Monday, August 2, 2010

If, then

If, then…. If it doesn’t rain, I’ll have a good time at the beach. If I get the job, I’ll be able to pay the mortgage. If I marry person X (or perhaps, XXX), I’ll be happy. If we win the war in Afghanastan, then we’ll have peace and justice. If, then….

Is this proposition - if, then – an effective way to think and feel? It’s the way most of us do think and feel, but how well does it work for us? Are we getting what works best for us, what we want and need, a world that works for everyone? To me, it’s a loser’s script, a movie we write, direct and star in ourselves that gives our power away. We literally give our inner power to be happy, succesful, live meanigful lives contributing to a world that works for everyone, to conditions outside ourselves.

If XYZ happens, outside ourselves, then we’ll be happy, happiness being an inner, spiritual state. Can’t you be happy without XYZ happening? Of course you can! Sure, we want XYZ, think we ‘need’ XYZ, but do we need them to be happy? No, not really. “Most folks are as happy as they make up their minds to be,” Lincoln said. What if we decided to be happy first and then, from that place of inner contentment and connection to our spiritual source, worked to have XYZ? Would that work better? It absolutely would. You’ve probably done it a few times, too.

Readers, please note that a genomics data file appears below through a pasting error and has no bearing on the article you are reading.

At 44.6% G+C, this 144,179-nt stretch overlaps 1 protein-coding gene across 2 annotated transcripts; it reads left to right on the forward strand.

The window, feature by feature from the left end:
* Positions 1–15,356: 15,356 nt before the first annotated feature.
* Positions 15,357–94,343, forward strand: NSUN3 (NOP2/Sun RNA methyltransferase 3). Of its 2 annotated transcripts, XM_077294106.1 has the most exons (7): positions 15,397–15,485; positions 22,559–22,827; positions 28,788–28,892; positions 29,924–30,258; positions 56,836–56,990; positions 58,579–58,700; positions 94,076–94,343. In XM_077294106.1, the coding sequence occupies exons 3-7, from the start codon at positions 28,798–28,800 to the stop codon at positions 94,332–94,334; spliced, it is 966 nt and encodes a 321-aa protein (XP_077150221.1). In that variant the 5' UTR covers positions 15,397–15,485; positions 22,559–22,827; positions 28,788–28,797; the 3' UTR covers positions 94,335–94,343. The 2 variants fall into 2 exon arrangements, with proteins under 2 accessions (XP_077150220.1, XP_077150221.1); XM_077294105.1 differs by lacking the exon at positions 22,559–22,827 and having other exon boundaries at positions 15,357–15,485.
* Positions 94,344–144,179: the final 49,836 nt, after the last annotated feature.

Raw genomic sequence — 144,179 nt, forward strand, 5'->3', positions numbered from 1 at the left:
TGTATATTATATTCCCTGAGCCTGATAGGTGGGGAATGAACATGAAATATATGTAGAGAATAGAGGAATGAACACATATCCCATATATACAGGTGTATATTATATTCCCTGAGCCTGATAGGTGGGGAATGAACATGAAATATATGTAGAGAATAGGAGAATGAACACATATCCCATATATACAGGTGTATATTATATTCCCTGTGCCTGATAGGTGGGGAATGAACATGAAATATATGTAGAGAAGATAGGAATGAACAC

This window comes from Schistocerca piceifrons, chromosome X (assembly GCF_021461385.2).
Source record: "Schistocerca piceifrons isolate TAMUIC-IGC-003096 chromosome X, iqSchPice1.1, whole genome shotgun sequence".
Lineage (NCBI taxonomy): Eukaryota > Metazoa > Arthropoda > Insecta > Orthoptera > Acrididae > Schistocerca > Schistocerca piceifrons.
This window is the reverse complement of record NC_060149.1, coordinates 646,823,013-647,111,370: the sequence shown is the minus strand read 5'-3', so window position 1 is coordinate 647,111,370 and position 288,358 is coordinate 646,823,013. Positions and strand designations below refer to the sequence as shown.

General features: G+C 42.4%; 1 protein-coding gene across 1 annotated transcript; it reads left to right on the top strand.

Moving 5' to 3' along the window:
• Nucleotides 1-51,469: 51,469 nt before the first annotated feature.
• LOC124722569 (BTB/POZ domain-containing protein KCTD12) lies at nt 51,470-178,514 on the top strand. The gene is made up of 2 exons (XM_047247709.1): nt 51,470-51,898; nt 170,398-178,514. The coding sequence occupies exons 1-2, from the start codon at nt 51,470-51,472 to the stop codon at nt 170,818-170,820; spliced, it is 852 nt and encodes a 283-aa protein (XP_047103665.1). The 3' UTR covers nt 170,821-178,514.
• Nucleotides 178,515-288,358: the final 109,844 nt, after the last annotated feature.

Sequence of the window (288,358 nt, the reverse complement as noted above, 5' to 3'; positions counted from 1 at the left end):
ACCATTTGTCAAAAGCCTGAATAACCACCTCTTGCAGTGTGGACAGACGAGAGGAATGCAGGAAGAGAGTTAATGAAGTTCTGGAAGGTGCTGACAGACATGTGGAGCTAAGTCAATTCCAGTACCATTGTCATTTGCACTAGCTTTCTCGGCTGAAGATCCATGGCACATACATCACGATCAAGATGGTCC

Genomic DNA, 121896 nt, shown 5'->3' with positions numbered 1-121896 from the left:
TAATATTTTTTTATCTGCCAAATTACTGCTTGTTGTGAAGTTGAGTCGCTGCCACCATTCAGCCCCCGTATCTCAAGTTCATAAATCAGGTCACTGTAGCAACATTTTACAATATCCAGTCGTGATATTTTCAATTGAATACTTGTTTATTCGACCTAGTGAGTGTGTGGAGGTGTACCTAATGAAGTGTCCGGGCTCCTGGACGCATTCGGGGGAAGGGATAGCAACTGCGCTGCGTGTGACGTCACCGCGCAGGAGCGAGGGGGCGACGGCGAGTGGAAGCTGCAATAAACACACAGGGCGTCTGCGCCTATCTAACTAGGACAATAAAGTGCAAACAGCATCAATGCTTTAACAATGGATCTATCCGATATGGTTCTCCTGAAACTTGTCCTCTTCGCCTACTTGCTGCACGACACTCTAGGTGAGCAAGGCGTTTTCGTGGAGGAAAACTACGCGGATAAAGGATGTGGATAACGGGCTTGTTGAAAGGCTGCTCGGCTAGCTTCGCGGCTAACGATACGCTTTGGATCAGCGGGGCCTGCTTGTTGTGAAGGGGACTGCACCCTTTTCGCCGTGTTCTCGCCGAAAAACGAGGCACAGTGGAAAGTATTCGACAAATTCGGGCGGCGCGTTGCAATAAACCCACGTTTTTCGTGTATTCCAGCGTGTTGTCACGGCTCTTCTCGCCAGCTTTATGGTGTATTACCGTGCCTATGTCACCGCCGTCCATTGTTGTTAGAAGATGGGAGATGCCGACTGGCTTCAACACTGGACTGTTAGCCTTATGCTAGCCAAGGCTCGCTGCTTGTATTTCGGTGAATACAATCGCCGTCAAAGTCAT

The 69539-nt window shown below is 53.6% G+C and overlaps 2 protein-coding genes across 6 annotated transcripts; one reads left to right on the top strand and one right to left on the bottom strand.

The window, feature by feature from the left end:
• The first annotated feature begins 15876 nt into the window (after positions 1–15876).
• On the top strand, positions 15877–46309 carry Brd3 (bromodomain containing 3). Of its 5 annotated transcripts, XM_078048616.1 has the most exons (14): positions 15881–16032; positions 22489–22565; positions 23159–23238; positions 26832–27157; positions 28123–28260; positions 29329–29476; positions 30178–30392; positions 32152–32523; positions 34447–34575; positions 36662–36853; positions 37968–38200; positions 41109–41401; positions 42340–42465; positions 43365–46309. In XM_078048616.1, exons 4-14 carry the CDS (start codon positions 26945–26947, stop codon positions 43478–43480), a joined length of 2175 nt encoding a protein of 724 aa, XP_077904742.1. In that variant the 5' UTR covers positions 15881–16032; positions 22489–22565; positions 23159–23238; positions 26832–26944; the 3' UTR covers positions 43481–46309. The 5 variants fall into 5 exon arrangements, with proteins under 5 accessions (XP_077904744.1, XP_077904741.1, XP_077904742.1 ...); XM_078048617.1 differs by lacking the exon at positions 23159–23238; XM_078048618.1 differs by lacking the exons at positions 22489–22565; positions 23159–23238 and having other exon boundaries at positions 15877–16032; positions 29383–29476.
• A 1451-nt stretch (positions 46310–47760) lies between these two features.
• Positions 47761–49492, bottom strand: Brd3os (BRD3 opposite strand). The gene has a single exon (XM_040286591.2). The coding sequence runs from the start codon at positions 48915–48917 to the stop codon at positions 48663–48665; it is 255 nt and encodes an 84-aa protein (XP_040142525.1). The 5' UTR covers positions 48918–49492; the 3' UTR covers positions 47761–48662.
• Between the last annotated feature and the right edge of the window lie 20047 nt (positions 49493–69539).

I’d lose my edge, some people say. I need the external to motivate me, a goal to strive for. Yes and no; more no than yes. Giving your power away to externals with the if, then proposition is still an outside/in approach. It works, but it is so inefficient and painful. The inside/out approach of claiming the inner good you want first – the peace, joy, happiness, love - works much better. This is about taking responsibility and claiming your spiritual power.

“Projection makes perception,” the Course in Miracles says. It doesn’t start out there, it starts in here, inside us. We wrote the movie script, direct and star in it, not god, not your parents, bosses and friends, you and I, and if we want it to be different, we’ve got to re-write it, direct in differently and act differently. The world “is the witness to your state of mind, the outside picture of an inward conditions. As a man thinketh, so does he perceive. Therefore, seek not to change the world, but choose to change your mind about the world. Perception is a result and not a cause.”

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